In an unusual move, UK government officials accused Russia of unleashing the NotPetya ransomware attack on Ukrainian energy, financial and government centers, as part of ongoing tensions between those two regions, the UK Foreign Office Minister announced Thursday.
That announcement was followed up in the afternoon by the White House, which issued its own statement blaming Russia for NotPetya.
White House Press Secretary Sarah Huckabee Sanders, in a statement, said:
In June 2017, the Russian military launched the most destructive and costly cyber-attack in history.
The attack, dubbed "NotPetya," quickly spread worldwide, causing billions of dollars in damage across Europe, Asia, and the Americas. It was part of the Kremlin's ongoing effort to destabilize Ukraine and demonstrates ever more clearly Russia's involvement in the ongoing conflict. This was also a reckless and indiscriminate cyber-attack that will be met with international consequences.
Although the statement did not indicate what the international consequences should be, it is not clear whether the US will participate in those consequences. Three weeks ago, the White House, according to a Politico report downplayed the need to issue new sanctions against Russia, even though a bipartisan bill passed by both houses last year called for such measures. At the time, the White House stated such moves were not yet necessary because the bill alone served as a deterrent.
But with the UK denouncing Russia for its alleged role in NotPetya, it may be more difficult for the White House to retain such a stance.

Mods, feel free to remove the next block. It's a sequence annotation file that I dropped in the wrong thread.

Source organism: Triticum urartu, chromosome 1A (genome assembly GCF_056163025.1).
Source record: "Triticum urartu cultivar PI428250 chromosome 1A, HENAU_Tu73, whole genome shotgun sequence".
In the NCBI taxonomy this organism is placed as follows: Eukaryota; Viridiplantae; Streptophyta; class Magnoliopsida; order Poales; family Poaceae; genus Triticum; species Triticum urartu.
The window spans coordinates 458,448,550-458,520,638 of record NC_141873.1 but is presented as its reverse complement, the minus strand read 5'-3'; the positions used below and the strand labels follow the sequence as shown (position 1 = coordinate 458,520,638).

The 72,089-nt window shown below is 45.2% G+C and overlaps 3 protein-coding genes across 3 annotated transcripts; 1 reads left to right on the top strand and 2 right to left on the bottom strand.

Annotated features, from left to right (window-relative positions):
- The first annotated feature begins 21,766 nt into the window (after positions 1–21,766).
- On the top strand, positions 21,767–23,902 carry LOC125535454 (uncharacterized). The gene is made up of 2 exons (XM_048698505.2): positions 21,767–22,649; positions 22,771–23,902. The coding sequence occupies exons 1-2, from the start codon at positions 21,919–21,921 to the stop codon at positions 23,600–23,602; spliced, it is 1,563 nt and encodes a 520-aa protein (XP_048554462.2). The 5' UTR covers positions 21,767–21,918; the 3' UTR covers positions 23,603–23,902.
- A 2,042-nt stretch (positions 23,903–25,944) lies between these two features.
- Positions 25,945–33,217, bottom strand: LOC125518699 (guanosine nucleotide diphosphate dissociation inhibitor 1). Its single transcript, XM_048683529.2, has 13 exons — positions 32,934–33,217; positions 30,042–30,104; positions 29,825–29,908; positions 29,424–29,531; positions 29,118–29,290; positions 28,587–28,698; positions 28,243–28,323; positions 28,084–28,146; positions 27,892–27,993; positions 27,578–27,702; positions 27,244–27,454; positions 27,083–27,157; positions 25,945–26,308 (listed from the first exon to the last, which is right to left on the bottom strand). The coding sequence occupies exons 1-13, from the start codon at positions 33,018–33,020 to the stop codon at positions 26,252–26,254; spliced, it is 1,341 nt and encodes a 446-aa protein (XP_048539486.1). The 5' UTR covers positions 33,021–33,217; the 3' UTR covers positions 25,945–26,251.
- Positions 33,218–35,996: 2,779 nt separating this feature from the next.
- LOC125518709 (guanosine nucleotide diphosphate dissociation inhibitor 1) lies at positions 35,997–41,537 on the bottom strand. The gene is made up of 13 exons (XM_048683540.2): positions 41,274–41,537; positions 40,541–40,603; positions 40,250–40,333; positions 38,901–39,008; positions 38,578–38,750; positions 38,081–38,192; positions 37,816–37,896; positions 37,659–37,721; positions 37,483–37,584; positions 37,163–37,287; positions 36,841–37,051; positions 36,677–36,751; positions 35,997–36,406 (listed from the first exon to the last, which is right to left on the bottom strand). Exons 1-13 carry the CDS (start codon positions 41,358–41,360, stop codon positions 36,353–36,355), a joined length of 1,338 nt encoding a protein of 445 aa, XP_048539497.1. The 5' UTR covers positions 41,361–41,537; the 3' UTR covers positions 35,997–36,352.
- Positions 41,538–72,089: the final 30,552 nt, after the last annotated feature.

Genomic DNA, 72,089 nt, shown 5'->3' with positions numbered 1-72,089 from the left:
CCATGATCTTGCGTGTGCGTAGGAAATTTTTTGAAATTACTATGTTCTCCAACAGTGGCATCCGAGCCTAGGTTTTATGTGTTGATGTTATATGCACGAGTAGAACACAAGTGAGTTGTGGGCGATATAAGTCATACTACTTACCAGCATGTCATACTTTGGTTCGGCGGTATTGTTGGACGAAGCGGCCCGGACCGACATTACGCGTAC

NotPetya masqueraded as an attack carried out by cybercriminals, but its intent was to disrupt core Ukrainian operations and was directed by Russian military, UK officials allege.
However, due to its indiscriminate design, the fast-moving NotPetya spread to European and Russian businesses, UK officials said.
NotPetya, which emerged in June, hit organizations and individuals that did not patch their Microsoft Windows systems to guard against the Eternal Blue exploit. This fast-moving worm affected thousands of users and cost companies hundreds of millions of dollars in damages when the ransomware locked down their systems unless payment was made, TechRepublic reported.
UK lays out allegations
Lord Tariq Ahmad, UK Foreign Office Minister for Cyber Security, issued a statement
The UK Government judges that the Russian Government, specifically the Russian military, was responsible for the destructive NotPetya cyber-attack of June 2017. The attack showed a continued disregard for Ukrainian sovereignty. Its reckless release disrupted organizations across Europe costing hundreds of millions of pounds. The Kremlin has positioned Russia in direct opposition to the West yet it doesn't have to be that way. We call upon Russia to be the responsible member of the international community it claims to be rather then secretly trying to undermine it. The United Kingdom is identifying, pursuing and responding to malicious cyber activity regardless of where it originates, imposing costs on those who would seek to do us harm. We are committed to strengthening coordinated international efforts to uphold a free, open, peaceful and secure cyberspace.
The UK's decision to publicly issue a statement pinning NotPetya on Russia stemmed from its desire to show that the UK and its allies would not tolerate malicious cyber activity, Ahmad noted.
Ukraine has had a tense relationship with Russian-backed separatists since 2014, when Moscow annexed Crimea, the BBC reported, noting Russian anti-virus researchers believe approximately 2,000 of the NotPetya attacks were targeting Ukrainian organizations.
"We have entered a new era of warfare, witnessing a destructive and deadly mix of conventional military might and malicious cyber-attacks," said UK Defence Secretary Gavin Williamson in The Guardian report.
(Editor's note: This article was updated to include a statement from the White House.)
— Dawn Kawamoto is an award-winning technology and business journalist, whose work has appeared in CNET's News.com, Dark Reading, TheStreet.com, AOL's DailyFinance, and The Motley Fool.